Technology and the workplace: Putting people first

Published: 2 Jun 2020
Type: News

Geneva, 2 June 2020 – Over 20 global member companies of the World Business Council for Sustainable Development (WBCSD) have collaborated to develop shared business principles aimed at putting people first when it comes to the impact of technology on how work is carried out by direct employees, contract and temporary workers, and workers throughout the supply chain. This includes automation, digitization, AI, machine learning, ICT, platform technologies, IoT, virtual & augmented reality, 3D/4D printing, and more.

The business principles for people-centered technology transformation call for companies to:

  • Respect workers’ rights when developing and implementing new technology
  • Engage workers in technology transformation, by communicating transparently, consulting with workers and involving them in the design and adoption of technologies
  • Empower workers to benefit from new technology, through learning, training and support, by ensuring inclusion and by fairly sharing the benefits of tech-driven improvements

Shaping a future of work where people can thrive is essential for the achievement of the Sustainable Development Goals. The combination of rapid technological evolution, socio-economic polarization and the shifting expectations of workers have been the main drivers shaping the world of work over the past years. Predictions abound on how many jobs may be displaced by technology and there are numerous scenarios trying to visualize what the future of work may look like, what work may look like, and where we may be carrying out our work.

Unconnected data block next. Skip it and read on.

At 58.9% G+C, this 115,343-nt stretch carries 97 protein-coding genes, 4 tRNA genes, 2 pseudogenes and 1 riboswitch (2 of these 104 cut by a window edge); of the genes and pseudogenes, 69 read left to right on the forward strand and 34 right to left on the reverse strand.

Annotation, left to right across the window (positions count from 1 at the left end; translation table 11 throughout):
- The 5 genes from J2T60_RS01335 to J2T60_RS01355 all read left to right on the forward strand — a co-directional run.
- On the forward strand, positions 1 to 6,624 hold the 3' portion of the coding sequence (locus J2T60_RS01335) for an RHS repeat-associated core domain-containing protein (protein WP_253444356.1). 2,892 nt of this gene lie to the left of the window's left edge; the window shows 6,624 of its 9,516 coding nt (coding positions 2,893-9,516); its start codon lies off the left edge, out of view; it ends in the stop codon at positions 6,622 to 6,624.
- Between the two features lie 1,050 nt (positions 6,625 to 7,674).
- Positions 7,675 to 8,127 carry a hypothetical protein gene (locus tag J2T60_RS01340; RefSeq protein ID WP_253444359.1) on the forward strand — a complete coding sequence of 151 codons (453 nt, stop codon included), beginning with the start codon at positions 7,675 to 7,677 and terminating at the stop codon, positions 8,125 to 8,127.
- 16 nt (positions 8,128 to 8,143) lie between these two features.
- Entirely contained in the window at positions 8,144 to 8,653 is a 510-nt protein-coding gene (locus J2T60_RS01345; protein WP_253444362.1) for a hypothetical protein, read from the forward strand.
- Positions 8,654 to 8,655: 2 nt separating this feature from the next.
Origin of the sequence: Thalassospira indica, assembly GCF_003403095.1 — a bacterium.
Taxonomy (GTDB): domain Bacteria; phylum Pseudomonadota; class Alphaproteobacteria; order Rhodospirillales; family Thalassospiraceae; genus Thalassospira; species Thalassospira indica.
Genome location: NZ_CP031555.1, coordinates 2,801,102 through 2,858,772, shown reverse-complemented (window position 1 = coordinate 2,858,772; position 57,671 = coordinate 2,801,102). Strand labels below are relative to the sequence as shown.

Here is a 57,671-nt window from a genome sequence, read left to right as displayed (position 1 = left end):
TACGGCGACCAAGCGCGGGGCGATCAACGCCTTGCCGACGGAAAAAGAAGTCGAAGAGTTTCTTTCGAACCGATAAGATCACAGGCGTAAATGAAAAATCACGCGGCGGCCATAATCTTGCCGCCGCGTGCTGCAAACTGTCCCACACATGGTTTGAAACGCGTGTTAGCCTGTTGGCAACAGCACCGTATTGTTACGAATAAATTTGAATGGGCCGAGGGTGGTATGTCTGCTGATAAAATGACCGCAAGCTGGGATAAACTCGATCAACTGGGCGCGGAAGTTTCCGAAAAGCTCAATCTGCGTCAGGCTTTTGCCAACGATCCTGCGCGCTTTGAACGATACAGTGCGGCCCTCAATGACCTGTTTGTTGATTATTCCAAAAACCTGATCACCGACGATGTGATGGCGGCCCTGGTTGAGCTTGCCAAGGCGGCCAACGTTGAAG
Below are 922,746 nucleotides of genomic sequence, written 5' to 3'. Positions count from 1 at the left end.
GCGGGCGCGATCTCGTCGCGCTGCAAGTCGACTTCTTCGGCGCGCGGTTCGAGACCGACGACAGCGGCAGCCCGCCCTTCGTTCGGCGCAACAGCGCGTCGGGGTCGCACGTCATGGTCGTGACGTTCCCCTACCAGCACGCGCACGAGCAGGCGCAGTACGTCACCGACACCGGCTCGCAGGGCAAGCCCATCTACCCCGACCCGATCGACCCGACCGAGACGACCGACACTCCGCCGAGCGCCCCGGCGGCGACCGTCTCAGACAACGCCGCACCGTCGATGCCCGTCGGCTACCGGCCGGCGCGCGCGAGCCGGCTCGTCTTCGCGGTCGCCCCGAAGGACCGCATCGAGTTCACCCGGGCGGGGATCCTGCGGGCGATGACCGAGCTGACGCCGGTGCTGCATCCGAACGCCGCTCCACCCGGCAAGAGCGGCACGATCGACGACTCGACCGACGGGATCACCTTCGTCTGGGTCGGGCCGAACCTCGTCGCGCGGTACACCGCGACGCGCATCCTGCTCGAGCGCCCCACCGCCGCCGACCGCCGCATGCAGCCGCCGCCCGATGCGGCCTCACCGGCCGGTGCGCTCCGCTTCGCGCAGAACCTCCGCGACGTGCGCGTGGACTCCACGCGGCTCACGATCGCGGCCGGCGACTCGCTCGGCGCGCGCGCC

The COVID-19 pandemic is accelerating the uptake of technological solutions across business, workplaces and private life. Numerous technologies enabling business continuity across value chains while minimizing personal exposure have seen unprecedented growth rates. At the same time, assessing or preparing for the impact of these solutions being deployed at unprecedented speed and scale is an ongoing challenge.

Some WBCSD members are already using the principles to guide the development of corporate technology strategies and policies. Suphachai Chearavanont, CEO of Charoen Pokphand (C.P.) Group, said: “C.P. Group will join hands with WBCSD and its members to promote an inclusive ‘Future of Work’ through constructive engagement with all stakeholders based on the ‘Future of Work Principles.’  These Principles will guide us to groom our next generation of leaders, who utilize technology in a responsible manner while maximizing its impacts in order to combat inequality and mitigate climate change.  In doing so, C.P. Group is also a strong and optimistic believer in the value of public-private partnerships as an important catalyst to achieve our goals.”